Chernobyl shocker as endangered wild horses take up residence in the Exclusion Zone

Researchers have made a shocking discovery in the abandoned Chernobyl Exclusion Zone — it's now home to endangered wild horses.

Scientists at the University of Georgia were able to capture the rare Przewalski's horse on film at abandoned barns. Motion-sensor cameras took more than 11,000 images of the endangered mammal during the course of a year.

“Our results indicate Przewalski’s horses routinely use abandoned structures in the CEZ,” said one of the study's authors, James Beasley, in a statement. “As a result, these structures can serve as important focal points for research and management to obtain key demographic information such as age, sex ratio, population size and genetic structure.”

Researchers at the University of Georgia have found a strange inhabitant of the Chernobyl Exclusion Zone in Ukraine - rare Przewalski's horses which use the abandoned structures for cover for hours on end. (Credit: SWNS)

Researchers at the University of Georgia have found a strange inhabitant of the Chernobyl Exclusion Zone in Ukraine - rare Przewalski's horses which use the abandoned structures for cover for hours on end. (Credit: SWNS)

CHERNOBYL'S 'SARCOPHAGUS' BEING DISMANTLED DUE TO 'VERY HIGH' PROBABILITY OF COLLAPSE

Fifteen years ago, 36 Przewalski’s horses (named after Polish-born explorer Nikołaj Przewalski, who first discovered them) were introduced to the border of Belarus and Ukraine to increase the biodiversity in the CEZ. By 2008, the number of horses nearly doubled, surprising experts, although the figures are still considered too low to sustain a population.

“When the size of a population is reduced, it has lost a lot of natural variation,” said the lead investigator, Peter Schlichting, in the statement. “The goal of conservation programs is to maintain as much diversity as possible and prevent inbreeding, ensuring a population can withstand changes in the environment and survive long term.”

The last surviving subspecies of wild horse, according to National Geographic, Przewalski's horse has been classified as Critically Endangered by the International Union for Conservation of Nature.

 Rare horses have made their home in the Chernobyl Exclusion Zone that was abandoned after the 1986 nuclear accident, researchers have found. Over 11,000 pictures of rare Przewalski's horses were taken showing the equine species using barns as shelters in the Exclusion Zone [CEZ] in Belarus. (Credit: SWNS)

 Rare horses have made their home in the Chernobyl Exclusion Zone that was abandoned after the 1986 nuclear accident, researchers have found. Over 11,000 pictures of rare Przewalski's horses were taken showing the equine species using barns as shelters in the Exclusion Zone [CEZ] in Belarus. (Credit: SWNS)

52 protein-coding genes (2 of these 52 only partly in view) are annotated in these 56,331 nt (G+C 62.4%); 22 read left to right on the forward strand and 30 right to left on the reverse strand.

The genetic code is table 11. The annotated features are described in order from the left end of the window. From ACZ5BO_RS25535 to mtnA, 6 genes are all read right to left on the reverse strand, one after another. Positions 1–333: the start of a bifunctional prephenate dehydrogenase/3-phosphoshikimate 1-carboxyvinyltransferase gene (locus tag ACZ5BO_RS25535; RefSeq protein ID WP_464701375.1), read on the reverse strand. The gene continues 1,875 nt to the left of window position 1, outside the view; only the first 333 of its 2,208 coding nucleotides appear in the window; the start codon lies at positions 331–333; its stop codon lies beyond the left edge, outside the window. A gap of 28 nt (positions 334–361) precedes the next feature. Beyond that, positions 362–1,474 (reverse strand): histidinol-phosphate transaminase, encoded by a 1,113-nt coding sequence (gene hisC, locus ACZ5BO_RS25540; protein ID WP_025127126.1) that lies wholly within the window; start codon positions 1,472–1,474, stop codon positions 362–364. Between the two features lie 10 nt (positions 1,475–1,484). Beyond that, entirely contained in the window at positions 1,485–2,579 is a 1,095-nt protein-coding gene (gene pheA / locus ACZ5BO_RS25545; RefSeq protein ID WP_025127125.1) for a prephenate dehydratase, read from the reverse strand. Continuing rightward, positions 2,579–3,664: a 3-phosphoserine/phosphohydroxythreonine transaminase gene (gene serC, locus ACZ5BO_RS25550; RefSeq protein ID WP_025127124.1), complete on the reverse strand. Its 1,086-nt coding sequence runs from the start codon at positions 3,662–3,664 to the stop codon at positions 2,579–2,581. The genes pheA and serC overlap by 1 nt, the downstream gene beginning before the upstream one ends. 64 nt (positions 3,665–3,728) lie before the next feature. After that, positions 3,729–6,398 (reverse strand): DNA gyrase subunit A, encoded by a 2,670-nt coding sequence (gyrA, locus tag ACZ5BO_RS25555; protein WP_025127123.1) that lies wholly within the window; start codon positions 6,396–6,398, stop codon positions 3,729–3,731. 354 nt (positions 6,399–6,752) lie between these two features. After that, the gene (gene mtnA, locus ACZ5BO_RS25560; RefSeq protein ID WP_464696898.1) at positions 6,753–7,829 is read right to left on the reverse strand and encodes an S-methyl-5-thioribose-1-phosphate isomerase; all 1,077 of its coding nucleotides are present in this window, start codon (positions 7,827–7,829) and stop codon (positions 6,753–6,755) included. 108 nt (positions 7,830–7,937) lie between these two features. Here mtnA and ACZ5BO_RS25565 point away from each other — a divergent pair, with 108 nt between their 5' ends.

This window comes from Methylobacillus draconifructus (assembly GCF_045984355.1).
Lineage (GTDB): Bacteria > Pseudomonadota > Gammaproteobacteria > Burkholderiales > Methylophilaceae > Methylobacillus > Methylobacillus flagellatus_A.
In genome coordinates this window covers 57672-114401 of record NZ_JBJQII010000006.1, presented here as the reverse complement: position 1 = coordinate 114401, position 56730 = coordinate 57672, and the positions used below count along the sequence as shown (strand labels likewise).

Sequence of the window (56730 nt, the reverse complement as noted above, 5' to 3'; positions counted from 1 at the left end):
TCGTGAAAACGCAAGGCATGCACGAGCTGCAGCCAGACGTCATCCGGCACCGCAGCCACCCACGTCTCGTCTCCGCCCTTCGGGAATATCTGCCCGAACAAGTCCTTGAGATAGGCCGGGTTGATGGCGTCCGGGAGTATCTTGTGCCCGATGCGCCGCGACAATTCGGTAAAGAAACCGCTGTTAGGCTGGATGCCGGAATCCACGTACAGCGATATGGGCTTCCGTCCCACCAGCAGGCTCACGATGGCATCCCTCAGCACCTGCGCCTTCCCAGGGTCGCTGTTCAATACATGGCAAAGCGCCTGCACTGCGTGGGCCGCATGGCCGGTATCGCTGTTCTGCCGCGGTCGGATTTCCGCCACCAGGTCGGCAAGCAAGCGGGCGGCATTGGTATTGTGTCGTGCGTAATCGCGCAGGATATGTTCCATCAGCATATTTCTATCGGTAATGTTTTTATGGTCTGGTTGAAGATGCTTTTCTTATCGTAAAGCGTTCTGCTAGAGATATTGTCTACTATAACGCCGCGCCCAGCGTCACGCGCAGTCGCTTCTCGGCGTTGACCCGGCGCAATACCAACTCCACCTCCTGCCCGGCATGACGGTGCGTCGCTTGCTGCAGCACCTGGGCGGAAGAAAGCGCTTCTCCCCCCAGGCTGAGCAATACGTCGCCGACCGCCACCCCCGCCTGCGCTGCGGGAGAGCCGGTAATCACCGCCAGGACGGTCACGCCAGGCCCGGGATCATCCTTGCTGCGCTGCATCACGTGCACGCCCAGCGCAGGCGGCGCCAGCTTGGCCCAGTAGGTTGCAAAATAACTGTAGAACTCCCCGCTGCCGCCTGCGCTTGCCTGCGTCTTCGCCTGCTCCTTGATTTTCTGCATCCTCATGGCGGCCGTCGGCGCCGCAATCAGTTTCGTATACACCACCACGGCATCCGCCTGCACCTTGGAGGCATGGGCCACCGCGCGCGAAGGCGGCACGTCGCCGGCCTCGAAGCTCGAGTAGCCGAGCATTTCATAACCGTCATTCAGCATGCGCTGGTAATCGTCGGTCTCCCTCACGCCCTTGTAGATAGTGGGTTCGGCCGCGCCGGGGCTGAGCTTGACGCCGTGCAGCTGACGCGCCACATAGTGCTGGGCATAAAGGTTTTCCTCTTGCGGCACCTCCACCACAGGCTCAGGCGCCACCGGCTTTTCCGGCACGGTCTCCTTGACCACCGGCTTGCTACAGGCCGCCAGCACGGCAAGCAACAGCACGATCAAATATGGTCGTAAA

The horses were seen 35 times at nine of the 10 monitored structures during the winter months, as they took shelter, slept and bred. They were also spotted 149 times at all eight monitored structures during the summer, taking cover from insects.

Researchers also discovered a number of other species in the CEZ during the summer, including brown hare, red deer, moose, wild boar, red fox and raccoon dogs. Also spotted were Eurasian lynx, wolves and several avian and bat species.

A 2018 study expressed concern that gray wolves from the radioactive CEZ were starting to venture out into other areas and could cause genetic mutations if they bred with other gray wolves.

CHERNOBYL'S RADIOACTIVE 'WILDLIFE PRESERVE' SPAWNS GROWING WOLF POPULATION

A research team at the University of Georgia set up cameras to record the horses loafing, sleeping, and breeding during the winters and summers. They also suspect the horses, native to the steppes of Central Asia, use the structures as refuge from insects during summer months. (Credit: SWNS)

A research team at the University of Georgia set up cameras to record the horses loafing, sleeping, and breeding during the winters and summers. They also suspect the horses, native to the steppes of Central Asia, use the structures as refuge from insects during summer months. (Credit: SWNS)

Schlichting said that future studies are needed to understand the rare horse better, including the exact number and certain behavioral patterns in an effort to preserve and aid the species' growth.

“Video footage could be a useful tool to track individuals during visits and be used in conjunction with cameras to fill in those gaps,” Schlichting noted.

The study has been published in the journal Mammal Research.

CLICK HERE TO GET THE FOX NEWS APP